Stakeholders' contributions to tailored implementation programs: an observational study of group interview methods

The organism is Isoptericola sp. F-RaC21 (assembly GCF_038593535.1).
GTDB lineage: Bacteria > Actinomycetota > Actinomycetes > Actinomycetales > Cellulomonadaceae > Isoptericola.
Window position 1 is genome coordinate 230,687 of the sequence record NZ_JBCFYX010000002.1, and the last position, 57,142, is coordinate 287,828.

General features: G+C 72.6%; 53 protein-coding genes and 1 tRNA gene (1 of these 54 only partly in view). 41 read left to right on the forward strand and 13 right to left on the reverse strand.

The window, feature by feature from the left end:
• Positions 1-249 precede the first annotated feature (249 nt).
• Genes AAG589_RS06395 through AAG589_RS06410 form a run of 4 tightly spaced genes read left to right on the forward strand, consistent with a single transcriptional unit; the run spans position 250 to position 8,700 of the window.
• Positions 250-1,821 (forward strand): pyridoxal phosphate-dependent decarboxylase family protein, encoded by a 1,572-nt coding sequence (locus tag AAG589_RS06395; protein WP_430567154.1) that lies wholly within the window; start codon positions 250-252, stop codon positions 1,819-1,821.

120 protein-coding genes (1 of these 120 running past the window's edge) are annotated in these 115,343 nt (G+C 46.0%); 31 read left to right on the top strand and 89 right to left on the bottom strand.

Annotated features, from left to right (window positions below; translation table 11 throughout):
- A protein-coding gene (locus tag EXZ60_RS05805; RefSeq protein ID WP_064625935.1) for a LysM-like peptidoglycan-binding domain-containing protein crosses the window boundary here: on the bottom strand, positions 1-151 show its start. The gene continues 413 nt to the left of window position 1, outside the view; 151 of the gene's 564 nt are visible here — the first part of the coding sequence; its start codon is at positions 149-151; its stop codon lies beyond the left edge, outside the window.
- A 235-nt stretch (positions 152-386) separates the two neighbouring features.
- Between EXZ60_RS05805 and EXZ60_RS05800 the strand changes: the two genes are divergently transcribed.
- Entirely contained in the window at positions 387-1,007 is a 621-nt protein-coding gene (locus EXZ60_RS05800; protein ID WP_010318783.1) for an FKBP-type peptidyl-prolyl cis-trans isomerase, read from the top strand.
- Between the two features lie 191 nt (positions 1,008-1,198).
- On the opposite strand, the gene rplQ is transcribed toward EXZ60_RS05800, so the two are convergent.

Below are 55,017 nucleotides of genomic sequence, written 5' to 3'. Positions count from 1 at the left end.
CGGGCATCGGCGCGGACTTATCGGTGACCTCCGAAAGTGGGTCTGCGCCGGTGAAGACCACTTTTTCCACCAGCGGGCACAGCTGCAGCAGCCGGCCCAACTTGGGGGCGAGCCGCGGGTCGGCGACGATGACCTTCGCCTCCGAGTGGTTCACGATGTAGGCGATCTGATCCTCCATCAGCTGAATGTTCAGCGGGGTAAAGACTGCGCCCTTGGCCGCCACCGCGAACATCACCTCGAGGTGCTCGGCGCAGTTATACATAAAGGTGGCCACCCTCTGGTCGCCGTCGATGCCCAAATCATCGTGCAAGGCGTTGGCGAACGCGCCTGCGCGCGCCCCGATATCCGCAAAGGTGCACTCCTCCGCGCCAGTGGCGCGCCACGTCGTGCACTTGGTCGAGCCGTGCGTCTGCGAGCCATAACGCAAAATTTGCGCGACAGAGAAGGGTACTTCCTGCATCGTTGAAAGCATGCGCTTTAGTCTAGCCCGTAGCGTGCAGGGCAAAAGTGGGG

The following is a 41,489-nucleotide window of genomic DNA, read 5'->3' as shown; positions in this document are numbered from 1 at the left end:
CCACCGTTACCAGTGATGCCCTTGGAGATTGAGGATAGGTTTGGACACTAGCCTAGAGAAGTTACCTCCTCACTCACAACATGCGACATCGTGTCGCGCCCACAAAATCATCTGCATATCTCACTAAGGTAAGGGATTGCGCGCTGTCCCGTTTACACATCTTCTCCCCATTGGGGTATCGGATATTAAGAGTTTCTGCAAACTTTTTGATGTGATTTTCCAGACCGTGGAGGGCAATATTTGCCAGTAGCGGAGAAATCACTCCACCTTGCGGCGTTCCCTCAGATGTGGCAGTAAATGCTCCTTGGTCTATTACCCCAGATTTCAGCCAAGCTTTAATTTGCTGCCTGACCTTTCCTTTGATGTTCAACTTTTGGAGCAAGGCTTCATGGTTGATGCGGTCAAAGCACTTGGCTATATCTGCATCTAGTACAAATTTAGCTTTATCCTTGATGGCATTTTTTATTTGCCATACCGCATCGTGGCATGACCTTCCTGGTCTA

BACKGROUND: Tailored strategies to implement evidence-based practice can be generated in several ways. In this study, we explored the usefulness of group interviews for generating these strategies, focused on improving healthcare for patients with chronic diseases. METHODS: Participants included at least four categories of stakeholders (researchers, quality officers, health professionals, and external stakeholders) in five countries. Interviews comprised brainstorming followed by a structured interview and focused on different chronic conditions in each country. We compared the numbers and types of strategies between stakeholder categories and between interview phases. We also determined which strategies were actually used in tailored intervention programs. RESULTS: In total, 127 individuals participated in 25 group interviews across five countries. Brainstorming generated 8 to 120 strategies per group; structured interviews added 0 to 55 strategies. Healthcare professionals and researchers provided the largest numbers of strategies. The type of strategies for improving healthcare practice did not differ systematically between stakeholder groups in four of the five countries. In three out of five countries, all components of the chosen intervention programs were mentioned by the group of researchers. CONCLUSIONS: Group interviews with different stakeholder categories produced many strategies for tailored implementation of evidence-based practice, of which the content was largely similar across stakeholder categories.